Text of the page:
Will the ER doors close to the poor?

An emergency room nurse describes the problems at safety-net public hospitals in major cities–and the bigger crisis looming on the horizon as cutbacks continue.

 

Paramedics bring a patient to an Alameda County emergency room

WHAT DO you do when someone right in front of you is slowly being murdered for the sake of profit?

Part of his heart was dying, and the man fought back tears of frustration as the doctor told him he needed another surgery. The first heart attack had happened last winter. He had insurance through his job, and after a tube was placed to open the blocked vessel, he started taking half a dozen medications to maintain his health.

In his early 60s, he lived a healthy lifestyle, eating right and exercising, but he had no choice when it came to his family’s history of heart disease. He maintained his habit of biking daily, and it was during his rides that he noticed the pain in his chest that brought him back into the hospital.

He also had no choice about being laid off over the summer or about losing his insurance, and then running out of his medications.

As we quickly worked to prepare him for the immediate surgery, I thought of the countless times I’ve heard patients in the emergency room tell similar stories:

— “I have diabetes, and after my divorce, I lost the insurance I had through my husband, and now I can’t afford the medication.”

— “I fell off a ladder at work, went to the closest hospital, but they sent me here because they wanted $300 just to talk to a surgeon to fix my broken wrist, and my boss is refusing to pay because I’m supposedly an independent contractor.”

— “I have depression, my medicine was stolen from the shelter I stay at, and I’m thinking about stepping in front of a train.”

– – – – – – – – – – – – – – – –

THE MISSION of the hospital I work at is to “provide quality health care, regardless of [the patients’] ability to pay.” As a safety-net hospital, it serves people who literally have nowhere else to turn. In these economically hard times, with no clear end in sight, the funding of the few such institutions that do still exist in major metropolitan areas is even more critical.

In this light, the proposal to cut back on the government’s Medicare and Medicaid health care programs–likely to emerge from Barack Obama’s National Commission on Fiscal Responsibility and Reform, co-chaired by Erskine Bowles and Alan Simpson–would be disastrous.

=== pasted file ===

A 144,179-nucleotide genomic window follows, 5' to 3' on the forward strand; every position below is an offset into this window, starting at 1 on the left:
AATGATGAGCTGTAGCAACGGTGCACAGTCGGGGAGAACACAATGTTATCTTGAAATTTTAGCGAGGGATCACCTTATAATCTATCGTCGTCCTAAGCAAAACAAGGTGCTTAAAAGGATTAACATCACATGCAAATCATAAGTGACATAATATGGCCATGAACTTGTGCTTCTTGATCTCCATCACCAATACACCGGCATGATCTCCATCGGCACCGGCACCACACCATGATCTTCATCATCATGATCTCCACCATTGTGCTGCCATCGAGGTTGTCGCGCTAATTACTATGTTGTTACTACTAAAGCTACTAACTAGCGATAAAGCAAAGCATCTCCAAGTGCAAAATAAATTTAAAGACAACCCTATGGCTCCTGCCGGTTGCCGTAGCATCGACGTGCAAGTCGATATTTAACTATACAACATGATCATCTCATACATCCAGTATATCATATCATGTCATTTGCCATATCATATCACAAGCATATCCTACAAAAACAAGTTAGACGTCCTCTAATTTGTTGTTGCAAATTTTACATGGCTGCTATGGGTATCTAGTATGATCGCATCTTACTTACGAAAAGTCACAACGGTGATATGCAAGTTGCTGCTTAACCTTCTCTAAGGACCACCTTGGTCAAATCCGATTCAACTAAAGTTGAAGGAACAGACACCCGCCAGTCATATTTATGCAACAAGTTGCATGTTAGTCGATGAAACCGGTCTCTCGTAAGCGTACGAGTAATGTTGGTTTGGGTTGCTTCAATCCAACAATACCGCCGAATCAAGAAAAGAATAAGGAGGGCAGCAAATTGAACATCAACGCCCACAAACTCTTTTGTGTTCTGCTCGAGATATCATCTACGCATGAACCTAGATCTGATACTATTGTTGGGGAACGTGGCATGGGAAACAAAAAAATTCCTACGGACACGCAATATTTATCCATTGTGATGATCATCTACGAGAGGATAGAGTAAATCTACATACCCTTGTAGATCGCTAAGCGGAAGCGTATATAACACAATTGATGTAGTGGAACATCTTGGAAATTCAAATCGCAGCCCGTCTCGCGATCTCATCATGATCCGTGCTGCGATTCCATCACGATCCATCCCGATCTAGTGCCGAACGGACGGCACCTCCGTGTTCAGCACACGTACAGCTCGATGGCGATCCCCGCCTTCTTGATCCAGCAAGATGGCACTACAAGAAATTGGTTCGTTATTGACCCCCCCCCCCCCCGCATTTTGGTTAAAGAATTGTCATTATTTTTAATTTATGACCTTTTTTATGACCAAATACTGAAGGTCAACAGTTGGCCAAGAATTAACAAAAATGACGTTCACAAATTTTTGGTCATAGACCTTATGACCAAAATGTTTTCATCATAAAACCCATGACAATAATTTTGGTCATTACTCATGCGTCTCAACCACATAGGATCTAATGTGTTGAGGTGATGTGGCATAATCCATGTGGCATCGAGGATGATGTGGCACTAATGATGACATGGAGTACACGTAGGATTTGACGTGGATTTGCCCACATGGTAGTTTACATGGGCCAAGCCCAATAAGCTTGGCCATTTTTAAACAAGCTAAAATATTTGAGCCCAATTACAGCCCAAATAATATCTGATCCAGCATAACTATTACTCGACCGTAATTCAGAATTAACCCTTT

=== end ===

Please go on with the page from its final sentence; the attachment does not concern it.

At the hospital that I work at, of the over 771,000 outpatient visits in 2008, 29 percent of patients had either Medicare or Medicaid and 67 percent had no insurance, according to a report by the National Association of Public Hospitals and Health Systems (NAPHHS). Forty-six percent of the revenue came from Medicare and Medicaid reimbursements, and 53 percent came from state and local revenues.

As an August 2010 policy brief by the NAPHHS put it:

Since the beginning of the recession, public hospital systems that care for a disproportionate share of low-income patients have provided 17 percent more uncompensated care. These health systems have also treated 11 and 15 percent more uninsured and Medicaid patients, respectively. At a time when states are facing large budget shortfalls, continued federal assistance is critical.

The Center on Budget and Policy Priorities (CBPP) recently released its assessment of the outline for the deficit reduction commission produced by its co-chairs. On the Medicaid and Medicare spending cuts, Bowles and Simpson are proposing to increase the amounts that individuals who use these programs pay out of pocket. As if the people who need Medicare and Medicaid aren’t already being squeezed enough!

According to the CBPP, the cuts suggested by Bowles and Simpson “would mean that as the share of the population that is elderly increases, cuts of increasing severity likely would have to be made in Medicaid and Medicare to fit total federal health-care expenditures within an entirely unrealistic constraint. Over time, the effects on vulnerable Americans could be grim.”

Meanwhile, a study conducted by the Commonwealth Fund found that one in three Americans say that they have done without medical care or skipped filling a prescription because the cost to them was too high. This is in a country that spends far more than any other on health care per capita–and it’s before any proposed cuts to an already broken system.

During his time at the G20 summit in South Korea, Barack Obama responded to grumblings about the proposed cuts by insisting that “we’re going to have to make some tough choices.” From the man who chose to bail out Wall Street casino gamblers over people being evicted from their homes, these are empty words.

Far too many people are now making “some tough choices” between paying rent and paying for medication, between buying a bus card and buying food. We can’t let the political leaders of either party dictate what our choices are–because we don’t have to live this way.

 

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